A journalist on the autism spectrum, Emily Brooks writes to change perceptions of gender, sexuality, disability, and education. Emily currently writes from Brooklyn, New York, where she works with young people with autism and other disabilities. To read more work or get in touch, please visit www.emilybrooks.com.
By Emily Brooks
Recently I was volunteering at a disability-related event when I noticed that a fellow volunteer was taking particular interest in me.
Maybe she’s being friendly. Maybe she’s being nice, I thought, careful not to jump to any conclusions about whether she wanted to be friends. When you have social issues, when you misunderstand others’ intentions often, when you’re like me, you’ve got to be careful. I’ve learned to never be too careful when interpreting social information.
Her actions started out small: She’d approach me during the event, smile, and compliment me on my work. It seemed I was doing the same work as all of the other volunteers, though.
Then it became a bit more obtrusive. “How are you doing?” she asked.
“Good. You’re doing great, by the way.”
“Thanks, you too.” Whatever.
Next she approached me to give me the additional information. I felt I was under her watchful gaze.
At the end of the day, the special attention was grating on my last nerves. It made me feel like I was standing out, and I don’t like to stand out in new and unpredictable social scenes. “You did such a good job today, Emily!” she squealed. That’s when I noticed that she wasn’t saying that to anybody else. Perhaps she thought I needed more positive reinforcement for some reason? I participated in her small-talk ritual and then tried to leave.
“How are you getting home tonight?” she asked.
An innocent-enough question. Sometimes people like to walk to the subway station together here in New York City. “I’m taking the Q train to Brooklyn,” I said.
“Oh really? I’m going on the F to Queens,” she said, “which is the opposite direction. Or else I’d ride home with you. Are you going to be okay?”
“Yes, I’m fine. I do this all the time,” I said, my patience wearing thinner than the fabric on our matching volunteer t-shirts.
“Are you sure you’ll be all right?”
She’s being too nice. That’s not very nice. She’s singling me out. Why?
The answer came to me after I left, when I was on the Q-train ride, being as all right as anyone ever can be on New York public transit. She knew I was diagnosed on the autism spectrum, so she thought I needed special encouragement. She didn’t think I could be independent because I have ASD.
I wanted to rewind time and shout, “I have a job coordinating and facilitating programs! I transfer trains and buses and live in an apartment! I went to college! Who are you to judge me?”
Only through the lens of a diagnostic term was she judging me. She wasn’t listening to see if I asked for help—and I wasn’t. She wasn’t looking at my actions to see if I was struggling—and I wasn’t. But honestly, even if didn’t have a job a college diploma and live in an apartment, I still would have deserved more respect that I received that day. Even if I had asked for help—I do when I need it—or even if I had been having a hard time with my volunteer tasks, it wasn’t her place to judge me. She was just my peer, a special education teacher, a fellow volunteer. Yet she wasn’t presuming competence. And that’s what caused me to struggle, in the end, at that volunteer day. As I felt her watching me and got the distinct feeling she was supporting me more as her client than as she would any other acquaintance, I found myself anxious about protecting my volunteer job “territory.” That was my major frustration.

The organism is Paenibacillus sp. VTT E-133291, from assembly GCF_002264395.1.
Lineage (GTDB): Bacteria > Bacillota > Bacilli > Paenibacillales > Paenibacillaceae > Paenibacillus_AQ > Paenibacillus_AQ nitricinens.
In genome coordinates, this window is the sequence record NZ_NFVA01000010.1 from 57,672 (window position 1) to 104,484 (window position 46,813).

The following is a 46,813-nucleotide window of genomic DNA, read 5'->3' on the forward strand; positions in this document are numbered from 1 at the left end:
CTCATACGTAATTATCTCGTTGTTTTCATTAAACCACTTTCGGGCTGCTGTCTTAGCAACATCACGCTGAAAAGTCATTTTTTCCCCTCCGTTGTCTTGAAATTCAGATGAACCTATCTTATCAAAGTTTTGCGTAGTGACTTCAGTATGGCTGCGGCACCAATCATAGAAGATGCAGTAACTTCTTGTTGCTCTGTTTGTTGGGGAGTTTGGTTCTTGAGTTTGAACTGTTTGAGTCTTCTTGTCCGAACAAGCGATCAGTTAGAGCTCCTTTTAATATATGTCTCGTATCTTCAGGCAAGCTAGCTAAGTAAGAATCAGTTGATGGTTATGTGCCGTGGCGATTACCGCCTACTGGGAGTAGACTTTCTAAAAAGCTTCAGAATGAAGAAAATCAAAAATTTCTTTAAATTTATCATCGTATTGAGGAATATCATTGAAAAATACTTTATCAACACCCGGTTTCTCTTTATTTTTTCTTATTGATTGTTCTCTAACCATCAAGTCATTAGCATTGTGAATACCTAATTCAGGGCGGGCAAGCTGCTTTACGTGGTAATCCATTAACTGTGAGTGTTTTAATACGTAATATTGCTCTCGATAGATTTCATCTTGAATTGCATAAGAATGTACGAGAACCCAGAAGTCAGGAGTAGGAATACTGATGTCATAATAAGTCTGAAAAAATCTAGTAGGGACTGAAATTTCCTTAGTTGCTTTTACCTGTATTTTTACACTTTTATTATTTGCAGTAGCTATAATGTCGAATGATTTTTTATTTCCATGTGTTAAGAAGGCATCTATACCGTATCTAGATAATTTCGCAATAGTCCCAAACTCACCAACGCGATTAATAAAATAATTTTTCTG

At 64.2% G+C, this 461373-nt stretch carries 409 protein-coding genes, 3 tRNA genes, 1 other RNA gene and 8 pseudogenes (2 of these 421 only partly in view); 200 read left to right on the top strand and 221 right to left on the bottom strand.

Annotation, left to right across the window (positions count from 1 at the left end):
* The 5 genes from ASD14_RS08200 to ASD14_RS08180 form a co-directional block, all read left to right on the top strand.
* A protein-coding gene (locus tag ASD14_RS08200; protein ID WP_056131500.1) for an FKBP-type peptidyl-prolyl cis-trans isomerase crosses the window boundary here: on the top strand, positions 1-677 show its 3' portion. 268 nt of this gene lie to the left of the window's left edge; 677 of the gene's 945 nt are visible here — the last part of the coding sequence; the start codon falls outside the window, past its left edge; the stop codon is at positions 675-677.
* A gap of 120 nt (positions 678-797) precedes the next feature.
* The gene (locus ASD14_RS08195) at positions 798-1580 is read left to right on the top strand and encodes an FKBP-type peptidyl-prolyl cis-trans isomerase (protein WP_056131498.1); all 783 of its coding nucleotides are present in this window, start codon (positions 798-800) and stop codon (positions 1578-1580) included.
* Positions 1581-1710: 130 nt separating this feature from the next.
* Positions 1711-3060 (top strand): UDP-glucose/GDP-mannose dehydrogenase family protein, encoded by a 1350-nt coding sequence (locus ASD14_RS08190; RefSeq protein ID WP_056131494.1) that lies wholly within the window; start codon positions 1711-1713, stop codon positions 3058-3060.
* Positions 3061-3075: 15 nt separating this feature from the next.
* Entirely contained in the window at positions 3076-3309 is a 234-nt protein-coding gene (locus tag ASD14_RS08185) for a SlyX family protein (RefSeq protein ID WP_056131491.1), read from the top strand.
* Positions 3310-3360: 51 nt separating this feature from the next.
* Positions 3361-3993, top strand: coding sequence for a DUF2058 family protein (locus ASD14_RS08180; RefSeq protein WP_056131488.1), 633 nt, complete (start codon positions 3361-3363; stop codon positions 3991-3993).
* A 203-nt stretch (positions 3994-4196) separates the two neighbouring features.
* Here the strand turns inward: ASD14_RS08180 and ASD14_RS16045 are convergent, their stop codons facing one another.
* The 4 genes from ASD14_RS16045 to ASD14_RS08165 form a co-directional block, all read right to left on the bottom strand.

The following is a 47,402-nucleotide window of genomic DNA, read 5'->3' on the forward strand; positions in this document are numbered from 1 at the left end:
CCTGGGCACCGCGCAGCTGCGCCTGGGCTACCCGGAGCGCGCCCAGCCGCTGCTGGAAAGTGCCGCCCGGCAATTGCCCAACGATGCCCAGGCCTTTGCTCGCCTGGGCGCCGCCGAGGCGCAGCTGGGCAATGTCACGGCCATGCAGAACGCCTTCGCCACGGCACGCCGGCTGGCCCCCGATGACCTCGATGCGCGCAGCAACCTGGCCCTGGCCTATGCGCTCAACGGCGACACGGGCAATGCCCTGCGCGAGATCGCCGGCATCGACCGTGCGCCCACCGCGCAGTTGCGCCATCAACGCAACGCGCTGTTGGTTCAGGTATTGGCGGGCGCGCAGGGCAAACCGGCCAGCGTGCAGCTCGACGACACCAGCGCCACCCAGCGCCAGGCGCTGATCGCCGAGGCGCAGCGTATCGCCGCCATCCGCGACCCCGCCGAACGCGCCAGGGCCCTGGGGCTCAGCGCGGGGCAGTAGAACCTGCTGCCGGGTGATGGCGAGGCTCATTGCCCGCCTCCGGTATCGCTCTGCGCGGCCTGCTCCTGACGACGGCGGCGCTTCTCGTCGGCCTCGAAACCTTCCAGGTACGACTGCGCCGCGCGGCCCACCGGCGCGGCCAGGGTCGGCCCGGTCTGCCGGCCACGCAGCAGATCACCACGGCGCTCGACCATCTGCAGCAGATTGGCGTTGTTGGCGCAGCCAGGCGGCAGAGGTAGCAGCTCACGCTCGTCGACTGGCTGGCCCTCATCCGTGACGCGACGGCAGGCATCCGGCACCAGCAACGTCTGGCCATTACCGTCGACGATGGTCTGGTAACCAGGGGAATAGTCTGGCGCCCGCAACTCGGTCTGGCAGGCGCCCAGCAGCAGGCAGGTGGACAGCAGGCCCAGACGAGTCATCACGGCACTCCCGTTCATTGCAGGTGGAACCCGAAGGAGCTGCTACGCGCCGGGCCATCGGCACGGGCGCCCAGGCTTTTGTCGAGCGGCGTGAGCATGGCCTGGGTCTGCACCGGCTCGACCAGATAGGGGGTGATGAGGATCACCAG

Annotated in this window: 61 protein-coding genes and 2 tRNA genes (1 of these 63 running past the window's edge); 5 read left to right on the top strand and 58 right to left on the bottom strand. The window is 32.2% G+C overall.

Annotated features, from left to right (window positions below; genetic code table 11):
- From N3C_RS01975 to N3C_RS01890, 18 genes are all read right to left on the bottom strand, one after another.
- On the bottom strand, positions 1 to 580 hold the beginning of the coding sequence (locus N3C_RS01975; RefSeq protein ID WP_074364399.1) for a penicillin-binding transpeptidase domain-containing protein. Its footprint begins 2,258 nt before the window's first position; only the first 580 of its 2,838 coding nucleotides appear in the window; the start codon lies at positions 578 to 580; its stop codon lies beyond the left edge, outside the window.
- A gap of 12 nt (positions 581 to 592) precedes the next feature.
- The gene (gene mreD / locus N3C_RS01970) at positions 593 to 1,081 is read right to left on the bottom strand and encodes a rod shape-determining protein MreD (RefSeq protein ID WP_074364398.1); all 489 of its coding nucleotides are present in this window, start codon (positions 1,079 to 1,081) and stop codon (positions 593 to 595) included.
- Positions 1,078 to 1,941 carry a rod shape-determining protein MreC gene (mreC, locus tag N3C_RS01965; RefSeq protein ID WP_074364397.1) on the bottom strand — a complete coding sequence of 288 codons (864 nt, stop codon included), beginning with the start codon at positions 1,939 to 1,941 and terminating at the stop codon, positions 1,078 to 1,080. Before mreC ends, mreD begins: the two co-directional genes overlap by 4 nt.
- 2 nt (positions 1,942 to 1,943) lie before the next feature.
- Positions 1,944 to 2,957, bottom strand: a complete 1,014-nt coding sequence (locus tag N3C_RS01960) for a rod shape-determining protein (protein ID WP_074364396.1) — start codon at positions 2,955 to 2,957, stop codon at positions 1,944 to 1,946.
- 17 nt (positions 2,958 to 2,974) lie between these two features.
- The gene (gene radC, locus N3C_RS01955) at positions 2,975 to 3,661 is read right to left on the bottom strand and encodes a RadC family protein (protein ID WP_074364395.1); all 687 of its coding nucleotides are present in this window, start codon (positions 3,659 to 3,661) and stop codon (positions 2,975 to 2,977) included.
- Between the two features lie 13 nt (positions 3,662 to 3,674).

This is a small experience, and I have been privileged to not experience situations like this more often. But it is an experience that informs me in my own life, in my writing, and in my work with children and teenagers who are on the autism spectrum themselves. It is my belief that autistic people will be empowered when given the chance to empower themselves.
Of course there will be different types of support needed for those affected differently by autism, and I am not saying that every individual will meet—or want—the same goals, regardless of their autistic or nonautistic status. What I am saying is that the messages that my family, friends, and service providers give me are that I am competent and capable, and so I meet those expectations, especially when I have the support that I need. Low expectations lead to victim mentalities and helplessness, and high expectations lead to empowerment and action.
Hopefully, before the next time we work alongside each other, the volunteer will learn these lessons: The autism spectrum disorder label doesn’t define what we can and cannot do—people with autism are constantly defying predictions by being amazing humans, but ability should be expected, not a cause for surprise. Condescension brings everyone down, and no matter how nice or caring you feel, condescension doesn’t feel nice or caring on the other side. It’s often best to wait until we indicate that we need help than to jump in and make us feel incompetent. No matter “how autistic” somebody does or does not seem, it is not anybody’s place to judge them or take away their agency. Helping as many autistic people communicate these needs and desires is the future. And, finally, no matter how trained professionals are in working with people with autism spectrum disorders, those of us who live as autistic are the experts on what we need and want.